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Staff File Photo by Tim Barber / Pat Rose, left, was one of four Chattanooga or Hamilton County mayors of the past or present to attend a 2011 celebration of the Walnut Street Bridge's 120th year. Also shown are, from left, former Chattanooga Mayor Gene Roberts, then-Chattanooga Mayor Ron Littlefield and Hamilton County Mayor Jim Coppinger.

Former two-term Chattanooga Mayor Charles A. "Pat" Rose, who died Monday, presided over what one report said at the time of his two terms in office (1975-1983) was "the greatest downtown growth in history."

During that era, the Chattanooga Public Library (then called the Chattanooga-Hamilton County Bicentennial Library), the TVA office complex, the second Unum (then Provident) building, and the then-Krystal and Tallan buildings were erected, and the Chattanooga Convention Center was started. The C.B. Robinson Bridge also was built during his tenure after the Walnut Street Bridge was closed.

Mayor Gene Roberts, Rose's successor, upon inauguration, said Rose and his colleagues "have been bridge-building in both the literal and figurative sense. As the result of their achievements ... the new city leadership begins with a solid foundation ... "

The construction came at a time when record inflation and high interest rates made the period one of the most economically depressed periods in the country since the 1930s.

Rose certainly had political success. After being appointed commissioner of public works following the elevation of Public Works Commissioner and Vice Mayor A.L. "Chunk" Bender to mayor in 1969, Rose was elected to a term on his own right in 1971 (receiving the most votes and becoming vice mayor). He was elected mayor in 1975, re-elected without opposition in 1979 and, news reports said at the time, easily could have been elected to a third term in 1983. After four years in private business, he returned to public service and was elected commissioner of public utilities, serving until the city changed its form of government in 1990.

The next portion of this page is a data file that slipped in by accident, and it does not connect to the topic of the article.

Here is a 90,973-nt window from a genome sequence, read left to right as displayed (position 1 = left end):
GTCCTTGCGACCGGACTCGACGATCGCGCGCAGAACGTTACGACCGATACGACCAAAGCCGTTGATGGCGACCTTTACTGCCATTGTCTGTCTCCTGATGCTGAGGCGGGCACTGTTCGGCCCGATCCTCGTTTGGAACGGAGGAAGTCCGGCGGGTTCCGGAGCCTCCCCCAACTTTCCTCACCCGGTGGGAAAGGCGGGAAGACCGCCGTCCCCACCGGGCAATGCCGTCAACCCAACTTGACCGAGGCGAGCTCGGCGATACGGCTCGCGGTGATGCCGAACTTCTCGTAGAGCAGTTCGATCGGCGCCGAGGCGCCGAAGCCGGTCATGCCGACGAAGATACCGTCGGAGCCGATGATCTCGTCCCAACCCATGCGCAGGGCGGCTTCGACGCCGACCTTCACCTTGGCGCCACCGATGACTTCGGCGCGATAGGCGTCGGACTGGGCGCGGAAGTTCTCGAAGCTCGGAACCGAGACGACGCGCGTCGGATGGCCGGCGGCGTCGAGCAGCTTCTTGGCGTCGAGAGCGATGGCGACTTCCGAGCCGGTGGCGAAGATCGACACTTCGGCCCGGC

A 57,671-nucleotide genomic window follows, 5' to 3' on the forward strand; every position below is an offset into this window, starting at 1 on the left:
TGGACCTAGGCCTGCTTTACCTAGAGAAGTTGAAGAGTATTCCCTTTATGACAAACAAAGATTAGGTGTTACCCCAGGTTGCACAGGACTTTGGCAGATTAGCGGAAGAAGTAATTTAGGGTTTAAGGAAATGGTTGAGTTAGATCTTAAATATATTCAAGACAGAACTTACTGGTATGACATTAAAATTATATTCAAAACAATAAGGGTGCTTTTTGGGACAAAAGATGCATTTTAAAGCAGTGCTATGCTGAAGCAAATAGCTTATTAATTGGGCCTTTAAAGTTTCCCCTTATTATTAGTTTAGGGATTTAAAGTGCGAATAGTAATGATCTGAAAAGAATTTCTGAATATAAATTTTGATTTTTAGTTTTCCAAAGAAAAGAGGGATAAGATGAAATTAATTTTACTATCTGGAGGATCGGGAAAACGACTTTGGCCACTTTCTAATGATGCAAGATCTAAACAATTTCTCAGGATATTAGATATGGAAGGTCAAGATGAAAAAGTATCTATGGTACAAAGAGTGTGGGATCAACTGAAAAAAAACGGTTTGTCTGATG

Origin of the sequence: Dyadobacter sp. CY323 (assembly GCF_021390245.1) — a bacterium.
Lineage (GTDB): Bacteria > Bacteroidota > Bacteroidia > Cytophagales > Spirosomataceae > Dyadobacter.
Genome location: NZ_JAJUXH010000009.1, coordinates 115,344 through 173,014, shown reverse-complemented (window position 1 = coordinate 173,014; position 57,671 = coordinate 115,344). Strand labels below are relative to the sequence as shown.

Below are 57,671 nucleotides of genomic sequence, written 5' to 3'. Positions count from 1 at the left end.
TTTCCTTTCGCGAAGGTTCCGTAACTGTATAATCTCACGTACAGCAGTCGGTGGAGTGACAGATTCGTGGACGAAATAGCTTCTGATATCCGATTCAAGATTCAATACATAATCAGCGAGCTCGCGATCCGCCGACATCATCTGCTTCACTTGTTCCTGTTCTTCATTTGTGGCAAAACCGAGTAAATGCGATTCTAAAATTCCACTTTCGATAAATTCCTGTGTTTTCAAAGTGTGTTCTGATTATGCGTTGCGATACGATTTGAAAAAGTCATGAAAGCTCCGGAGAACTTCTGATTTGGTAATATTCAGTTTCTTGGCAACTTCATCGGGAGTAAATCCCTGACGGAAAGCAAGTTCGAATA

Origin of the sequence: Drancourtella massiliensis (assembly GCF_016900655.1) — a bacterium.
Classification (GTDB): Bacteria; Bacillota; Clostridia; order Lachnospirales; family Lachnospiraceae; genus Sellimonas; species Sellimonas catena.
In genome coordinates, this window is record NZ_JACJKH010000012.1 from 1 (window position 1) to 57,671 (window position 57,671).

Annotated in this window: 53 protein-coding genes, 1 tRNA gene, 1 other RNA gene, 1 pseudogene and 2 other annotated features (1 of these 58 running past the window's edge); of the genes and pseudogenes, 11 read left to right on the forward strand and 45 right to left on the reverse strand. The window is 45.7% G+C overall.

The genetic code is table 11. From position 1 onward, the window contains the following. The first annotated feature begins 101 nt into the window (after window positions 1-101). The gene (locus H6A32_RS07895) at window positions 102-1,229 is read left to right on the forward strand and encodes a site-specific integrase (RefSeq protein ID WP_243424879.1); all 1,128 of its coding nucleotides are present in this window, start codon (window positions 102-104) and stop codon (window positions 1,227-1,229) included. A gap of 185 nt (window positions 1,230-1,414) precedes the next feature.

The Orlando, Fla., native who grew up in Rockmart, Ga., had worked in traffic engineering in Atlanta for 14 years before coming to Chattanooga as assistant traffic engineer in 1964. He had been promoted to city coordinator before his appointment as commissioner in 1969.

But what the humble Rose — he identified himself as "Pat Rose" rather than "Mayor Rose" or "the mayor" — was most proud when he left office was that he and the city commissioners worked "as a team," had an absence of personality differences and were not burdened by factions working against each other.

J.B. Collins, the Chattanooga Free Press city hall reporter at the time, said in his more than 40 years of covering public officials, considering attributes of high morale character, dedication, application, effectiveness and personality, "I believe that Pat Rose stands at the very top of the list, Number One."

To those attributes, regardless of accomplishments, are what we would want all public servants to aspire.

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